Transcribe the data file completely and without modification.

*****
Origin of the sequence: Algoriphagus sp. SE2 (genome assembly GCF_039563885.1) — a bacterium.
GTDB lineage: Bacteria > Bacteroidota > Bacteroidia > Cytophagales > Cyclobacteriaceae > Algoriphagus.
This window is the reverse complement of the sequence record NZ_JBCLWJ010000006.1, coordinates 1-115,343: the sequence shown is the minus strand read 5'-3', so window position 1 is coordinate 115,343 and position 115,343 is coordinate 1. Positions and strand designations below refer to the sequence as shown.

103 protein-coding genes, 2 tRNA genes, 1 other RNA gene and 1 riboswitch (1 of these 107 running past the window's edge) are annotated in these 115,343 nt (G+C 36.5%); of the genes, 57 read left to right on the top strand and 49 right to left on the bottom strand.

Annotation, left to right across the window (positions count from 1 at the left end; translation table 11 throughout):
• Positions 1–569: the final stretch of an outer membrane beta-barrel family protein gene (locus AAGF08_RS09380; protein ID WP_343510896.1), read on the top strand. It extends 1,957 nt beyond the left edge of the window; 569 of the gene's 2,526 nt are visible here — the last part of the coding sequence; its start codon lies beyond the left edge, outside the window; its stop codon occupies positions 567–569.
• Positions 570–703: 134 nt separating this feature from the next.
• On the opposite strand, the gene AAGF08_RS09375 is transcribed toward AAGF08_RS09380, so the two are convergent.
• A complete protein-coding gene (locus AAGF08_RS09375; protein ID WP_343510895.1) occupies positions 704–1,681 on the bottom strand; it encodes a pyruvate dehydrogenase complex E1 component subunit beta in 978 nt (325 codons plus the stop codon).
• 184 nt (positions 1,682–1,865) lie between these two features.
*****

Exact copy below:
Origin of the sequence: Algoriphagus sp. SE2 (genome assembly GCF_039563885.1) — a bacterium.
GTDB lineage: Bacteria > Bacteroidota > Bacteroidia > Cytophagales > Cyclobacteriaceae > Algoriphagus.
This window is the reverse complement of the sequence record NZ_JBCLWJ010000006.1, coordinates 1-115,343: the sequence shown is the minus strand read 5'-3', so window position 1 is coordinate 115,343 and position 115,343 is coordinate 1. Positions and strand designations below refer to the sequence as shown.

103 protein-coding genes, 2 tRNA genes, 1 other RNA gene and 1 riboswitch (1 of these 107 running past the window's edge) are annotated in these 115,343 nt (G+C 36.5%); of the genes, 57 read left to right on the top strand and 49 right to left on the bottom strand.

Annotation, left to right across the window (positions count from 1 at the left end; translation table 11 throughout):
• Positions 1–569: the final stretch of an outer membrane beta-barrel family protein gene (locus AAGF08_RS09380; protein ID WP_343510896.1), read on the top strand. It extends 1,957 nt beyond the left edge of the window; 569 of the gene's 2,526 nt are visible here — the last part of the coding sequence; its start codon lies beyond the left edge, outside the window; its stop codon occupies positions 567–569.
• Positions 570–703: 134 nt separating this feature from the next.
• On the opposite strand, the gene AAGF08_RS09375 is transcribed toward AAGF08_RS09380, so the two are convergent.
• A complete protein-coding gene (locus AAGF08_RS09375; protein ID WP_343510895.1) occupies positions 704–1,681 on the bottom strand; it encodes a pyruvate dehydrogenase complex E1 component subunit beta in 978 nt (325 codons plus the stop codon).
• 184 nt (positions 1,682–1,865) lie between these two features.